Damaris Thillet of the Diocese of Camden speaks to musicians from across the Diocese regarding the new Spanish edition of the Roman Missal during a workshop Aug. 20 at Our Lady of Perpetual Help Retreat Center in Venice.

Regional Misal Romano workshops offered in Venice

Venice | The long-awaited Misal Romano, tercera edición — the Spanish translation of the third edition of the Roman Missal for use in the United States — is now available and some of the regional training recently took place here in the Diocese of Venice.

This is being hailed as a historic moment for the U.S. Church as it marks the first time that this country has its own Spanish-language edition of the Roman Missal. Until now, parishes that have the Mass in Spanish had the option of using translations from Mexico, Spain or any other Latin American country.

The use of the new translation becomes mandatory on Dec. 2, the First Sunday of Advent 2018
To help parish priests and musicians adapt to the changes, the U.S. Conference of Catholic Bishops Office of Divine Worship and Federation of Diocesan Liturgical Commissions (FDLC) are hosting a series of 21 workshops across the United States. These nationwide workshops are intended to not only examine the revised text, but to equip clergy, lay leaders and pastoral musicians with resources to aid parish instruction. Our Lady of Perpetual Help Retreat Center in Venice was one of the host sites Aug. 20.

Representative from the FDLC were on hand to introduce the different aspects of the new Missal and answer any questions. Two workshops were held, one for clergy which examined all of the changes, while the second was for musicians to cover musical changes. Nearly 100 priests and lay musicians attended the workshops from parishes across the entire Diocese. There are 34 parishes in the Diocese that offer a Mass in Spanish.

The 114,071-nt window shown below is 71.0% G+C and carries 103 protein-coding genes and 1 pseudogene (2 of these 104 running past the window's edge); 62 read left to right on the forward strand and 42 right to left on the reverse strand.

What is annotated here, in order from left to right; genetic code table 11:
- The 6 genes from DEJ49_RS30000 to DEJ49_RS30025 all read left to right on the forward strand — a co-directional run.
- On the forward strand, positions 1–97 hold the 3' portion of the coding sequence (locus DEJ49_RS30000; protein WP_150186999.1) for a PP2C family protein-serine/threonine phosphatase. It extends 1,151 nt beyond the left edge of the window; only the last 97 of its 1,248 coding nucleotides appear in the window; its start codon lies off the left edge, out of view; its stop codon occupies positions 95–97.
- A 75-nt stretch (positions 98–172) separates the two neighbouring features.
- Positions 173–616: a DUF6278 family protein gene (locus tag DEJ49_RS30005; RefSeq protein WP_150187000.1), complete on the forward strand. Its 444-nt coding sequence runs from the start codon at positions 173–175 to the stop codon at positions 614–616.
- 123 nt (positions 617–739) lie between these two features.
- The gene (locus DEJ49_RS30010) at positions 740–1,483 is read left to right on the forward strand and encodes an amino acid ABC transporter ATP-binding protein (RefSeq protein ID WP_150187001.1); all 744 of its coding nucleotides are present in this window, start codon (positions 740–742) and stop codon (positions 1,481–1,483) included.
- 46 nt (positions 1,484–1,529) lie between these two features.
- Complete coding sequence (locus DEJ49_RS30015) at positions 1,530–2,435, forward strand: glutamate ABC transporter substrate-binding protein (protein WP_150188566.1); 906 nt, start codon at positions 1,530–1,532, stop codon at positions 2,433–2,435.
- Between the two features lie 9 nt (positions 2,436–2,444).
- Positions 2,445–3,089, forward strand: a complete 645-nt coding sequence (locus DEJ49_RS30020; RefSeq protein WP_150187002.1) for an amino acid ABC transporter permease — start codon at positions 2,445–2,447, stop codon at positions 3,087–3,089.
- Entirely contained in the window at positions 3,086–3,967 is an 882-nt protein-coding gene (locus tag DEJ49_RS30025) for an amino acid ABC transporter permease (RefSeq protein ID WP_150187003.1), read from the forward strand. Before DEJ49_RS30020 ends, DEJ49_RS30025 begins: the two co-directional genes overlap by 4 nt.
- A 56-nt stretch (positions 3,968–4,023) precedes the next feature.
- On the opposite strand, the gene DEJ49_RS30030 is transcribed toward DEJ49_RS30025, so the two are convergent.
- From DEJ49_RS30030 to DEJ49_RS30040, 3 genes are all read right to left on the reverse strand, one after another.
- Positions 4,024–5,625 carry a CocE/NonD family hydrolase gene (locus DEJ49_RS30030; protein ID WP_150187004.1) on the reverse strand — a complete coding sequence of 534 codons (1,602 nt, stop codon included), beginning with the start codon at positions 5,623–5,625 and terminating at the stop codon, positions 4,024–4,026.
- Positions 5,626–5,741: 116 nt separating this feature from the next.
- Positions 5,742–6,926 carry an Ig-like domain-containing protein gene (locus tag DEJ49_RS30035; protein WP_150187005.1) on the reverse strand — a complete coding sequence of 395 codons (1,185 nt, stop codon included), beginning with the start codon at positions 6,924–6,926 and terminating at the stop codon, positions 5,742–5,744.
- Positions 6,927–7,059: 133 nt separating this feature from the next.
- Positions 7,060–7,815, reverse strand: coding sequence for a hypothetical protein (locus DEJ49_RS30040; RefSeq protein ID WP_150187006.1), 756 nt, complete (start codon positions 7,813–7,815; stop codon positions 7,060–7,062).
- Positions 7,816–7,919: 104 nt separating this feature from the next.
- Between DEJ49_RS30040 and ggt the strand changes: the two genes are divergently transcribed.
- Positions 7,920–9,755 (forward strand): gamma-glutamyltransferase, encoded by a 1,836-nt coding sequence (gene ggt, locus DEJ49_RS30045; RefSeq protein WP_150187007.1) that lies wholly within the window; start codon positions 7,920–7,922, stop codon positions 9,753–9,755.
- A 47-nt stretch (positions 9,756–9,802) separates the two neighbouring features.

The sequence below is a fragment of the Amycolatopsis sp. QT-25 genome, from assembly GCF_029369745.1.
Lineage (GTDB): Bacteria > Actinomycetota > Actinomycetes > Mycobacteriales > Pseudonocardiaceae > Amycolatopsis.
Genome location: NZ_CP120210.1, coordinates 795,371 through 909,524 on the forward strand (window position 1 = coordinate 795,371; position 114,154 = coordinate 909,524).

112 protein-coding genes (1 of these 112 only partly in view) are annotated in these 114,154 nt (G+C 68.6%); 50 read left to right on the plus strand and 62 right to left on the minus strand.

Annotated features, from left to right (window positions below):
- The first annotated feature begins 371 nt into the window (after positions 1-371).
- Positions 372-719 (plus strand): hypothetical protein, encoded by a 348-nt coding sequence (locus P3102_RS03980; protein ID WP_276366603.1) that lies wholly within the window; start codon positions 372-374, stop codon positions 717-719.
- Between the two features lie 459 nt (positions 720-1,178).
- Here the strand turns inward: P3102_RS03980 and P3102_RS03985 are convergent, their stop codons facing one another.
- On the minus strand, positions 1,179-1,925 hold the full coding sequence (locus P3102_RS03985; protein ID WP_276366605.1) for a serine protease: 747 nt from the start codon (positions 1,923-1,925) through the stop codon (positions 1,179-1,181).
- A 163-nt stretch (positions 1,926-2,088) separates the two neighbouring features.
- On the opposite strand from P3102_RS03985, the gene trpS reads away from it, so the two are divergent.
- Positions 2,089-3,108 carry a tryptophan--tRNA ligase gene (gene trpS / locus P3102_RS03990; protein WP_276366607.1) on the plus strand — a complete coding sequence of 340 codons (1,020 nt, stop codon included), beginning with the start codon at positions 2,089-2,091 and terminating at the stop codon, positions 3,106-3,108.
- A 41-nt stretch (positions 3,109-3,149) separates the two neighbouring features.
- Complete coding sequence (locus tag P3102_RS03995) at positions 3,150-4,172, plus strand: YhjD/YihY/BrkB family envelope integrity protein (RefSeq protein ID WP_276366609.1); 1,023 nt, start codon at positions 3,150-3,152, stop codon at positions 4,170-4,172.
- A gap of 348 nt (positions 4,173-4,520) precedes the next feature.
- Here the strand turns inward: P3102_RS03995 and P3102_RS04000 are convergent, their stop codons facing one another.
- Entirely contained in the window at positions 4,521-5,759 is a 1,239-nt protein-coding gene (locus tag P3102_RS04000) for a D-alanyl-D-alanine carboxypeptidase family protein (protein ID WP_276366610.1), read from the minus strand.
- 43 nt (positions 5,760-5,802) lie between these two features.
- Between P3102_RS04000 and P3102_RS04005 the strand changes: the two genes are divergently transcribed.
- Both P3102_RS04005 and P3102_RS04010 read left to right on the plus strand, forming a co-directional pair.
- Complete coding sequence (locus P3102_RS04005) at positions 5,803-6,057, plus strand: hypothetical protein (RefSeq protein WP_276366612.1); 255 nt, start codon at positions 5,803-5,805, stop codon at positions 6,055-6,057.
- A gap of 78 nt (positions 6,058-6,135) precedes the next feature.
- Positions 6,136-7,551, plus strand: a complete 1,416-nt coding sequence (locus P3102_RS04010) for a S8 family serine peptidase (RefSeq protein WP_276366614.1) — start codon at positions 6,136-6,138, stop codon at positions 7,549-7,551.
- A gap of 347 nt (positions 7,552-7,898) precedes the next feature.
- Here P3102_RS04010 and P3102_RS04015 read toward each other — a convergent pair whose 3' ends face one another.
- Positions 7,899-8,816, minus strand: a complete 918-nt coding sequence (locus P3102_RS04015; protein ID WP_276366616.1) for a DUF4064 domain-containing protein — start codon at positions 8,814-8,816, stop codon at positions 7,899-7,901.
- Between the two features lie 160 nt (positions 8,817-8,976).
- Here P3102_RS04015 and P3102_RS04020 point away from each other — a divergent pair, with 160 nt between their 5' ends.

Father Heliodoro Lucatero of the Archdiocese of San Antonio, Texas, said this “is a time for a renewed focus on how the priest celebrates the Mass while also building a new appreciation for the sung liturgy and putting a greater emphasis on the participation of the people.”

It was noted that the change parallels the arrangement of the English edition of the Roman Missal. Unlike the rollout of the 2011 English edition, when there were many changes for the responses of the faithful, the Spanish edition has none. “The various Spanish editions in use had the newer responses and acclamations from the people and they have been in use for many years. This will make the transition for the faithful much easier than in the English translation.”

The goals of the workshop were to review the liturgical book, examine the contents (noting changes from earlier editions), to review the principles of the sung liturgy, to hear samples of the 180 new chants, and to introduce printed and online resources for parish use. For the priests, the biggest change is the layout of the Missal and the options for the prefaces of prayers and use of additional appendixes for prayers.

Father Juan Pablo Ruani, Administrator of St. Paul Parish in Arcadia, said he appreciated the opportunity to learn about the changes in the text layout and in the music. “Much is the same, but there is a lot to take in.”

Father Lucatero noted that the parallel aspect of the new Spanish translation synchronizes with the U.S. English edition regarding “Proper of Time.” This is the notation of various feast days and special liturgical days, and recognizes specific national holidays. A clear example of this is that the new text will include Mass in Spanish for the Fourth of July and Thanksgiving. Also, key American saints will be listed on their traditional feast days.

As a compromise to the faithful from other countries, the missal includes a Mass specific to the designated patronal feast day of many Spanish-speaking countries.

On issues related to the music, the participants heard from Damaris Thillet of the Diocese of Camden, New Jersey, who explained how the missal includes a dramatic increase in musical notations compared to missals used in the past.

“There is also an increased emphasis on the people’s parts, which is intended to encourage greater inclusion in the Mass,” Thillet said. “Most of the melodies are very similar to those found in the English edition.”

For the musicians, Thillet was able to answer any concerns presented as she put many at ease by noting the changes are an opportunity for more collaboration between the priests and musicians, all for the benefit of the faithful. Each presenter emphasized that a large number of online resources are available to aid in the transition.